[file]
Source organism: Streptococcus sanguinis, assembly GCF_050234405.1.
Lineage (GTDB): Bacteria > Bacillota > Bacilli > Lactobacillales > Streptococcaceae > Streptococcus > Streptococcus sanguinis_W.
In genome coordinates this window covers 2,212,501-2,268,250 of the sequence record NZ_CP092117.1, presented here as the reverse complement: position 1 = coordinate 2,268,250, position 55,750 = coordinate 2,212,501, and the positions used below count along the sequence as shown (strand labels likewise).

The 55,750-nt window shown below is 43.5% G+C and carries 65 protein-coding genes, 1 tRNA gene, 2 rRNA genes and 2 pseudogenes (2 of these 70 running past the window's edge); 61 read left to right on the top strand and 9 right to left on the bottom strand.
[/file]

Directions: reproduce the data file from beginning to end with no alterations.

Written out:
Source organism: Streptococcus sanguinis, assembly GCF_050234405.1.
Lineage (GTDB): Bacteria > Bacillota > Bacilli > Lactobacillales > Streptococcaceae > Streptococcus > Streptococcus sanguinis_W.
In genome coordinates this window covers 2,212,501-2,268,250 of the sequence record NZ_CP092117.1, presented here as the reverse complement: position 1 = coordinate 2,268,250, position 55,750 = coordinate 2,212,501, and the positions used below count along the sequence as shown (strand labels likewise).

The 55,750-nt window shown below is 43.5% G+C and carries 65 protein-coding genes, 1 tRNA gene, 2 rRNA genes and 2 pseudogenes (2 of these 70 running past the window's edge); 61 read left to right on the top strand and 9 right to left on the bottom strand.